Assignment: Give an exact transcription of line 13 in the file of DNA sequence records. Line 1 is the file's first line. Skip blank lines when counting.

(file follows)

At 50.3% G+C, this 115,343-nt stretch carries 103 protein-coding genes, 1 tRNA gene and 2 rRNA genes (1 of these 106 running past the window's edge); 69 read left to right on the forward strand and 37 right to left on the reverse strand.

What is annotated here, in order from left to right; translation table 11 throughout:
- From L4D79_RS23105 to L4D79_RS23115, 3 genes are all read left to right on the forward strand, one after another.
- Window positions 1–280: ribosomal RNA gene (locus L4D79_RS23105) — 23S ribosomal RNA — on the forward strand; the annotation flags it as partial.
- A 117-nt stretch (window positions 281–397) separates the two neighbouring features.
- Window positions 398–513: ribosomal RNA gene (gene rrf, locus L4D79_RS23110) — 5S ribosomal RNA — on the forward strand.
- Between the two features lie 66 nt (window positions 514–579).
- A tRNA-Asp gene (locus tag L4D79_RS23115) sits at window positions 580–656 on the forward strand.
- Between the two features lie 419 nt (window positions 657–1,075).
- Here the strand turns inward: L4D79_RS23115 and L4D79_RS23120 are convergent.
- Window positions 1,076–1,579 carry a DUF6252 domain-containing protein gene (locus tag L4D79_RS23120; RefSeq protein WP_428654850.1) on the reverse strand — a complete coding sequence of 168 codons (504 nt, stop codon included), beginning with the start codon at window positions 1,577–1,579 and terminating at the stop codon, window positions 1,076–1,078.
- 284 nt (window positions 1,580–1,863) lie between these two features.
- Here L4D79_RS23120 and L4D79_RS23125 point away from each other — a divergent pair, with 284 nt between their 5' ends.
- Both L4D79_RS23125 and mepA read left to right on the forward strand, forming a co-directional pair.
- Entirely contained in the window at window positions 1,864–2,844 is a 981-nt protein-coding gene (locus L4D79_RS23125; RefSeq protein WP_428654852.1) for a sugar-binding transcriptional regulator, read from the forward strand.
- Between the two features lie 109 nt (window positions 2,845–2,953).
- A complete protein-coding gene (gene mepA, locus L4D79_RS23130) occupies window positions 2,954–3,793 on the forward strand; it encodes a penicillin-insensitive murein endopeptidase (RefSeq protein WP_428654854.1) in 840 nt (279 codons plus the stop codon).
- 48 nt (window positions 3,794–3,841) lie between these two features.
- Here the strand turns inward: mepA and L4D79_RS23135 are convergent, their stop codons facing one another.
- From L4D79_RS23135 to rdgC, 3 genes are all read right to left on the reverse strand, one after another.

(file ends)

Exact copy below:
- Here L4D79_RS23120 and L4D79_RS23125 point away from each other — a divergent pair, with 284 nt between their 5' ends.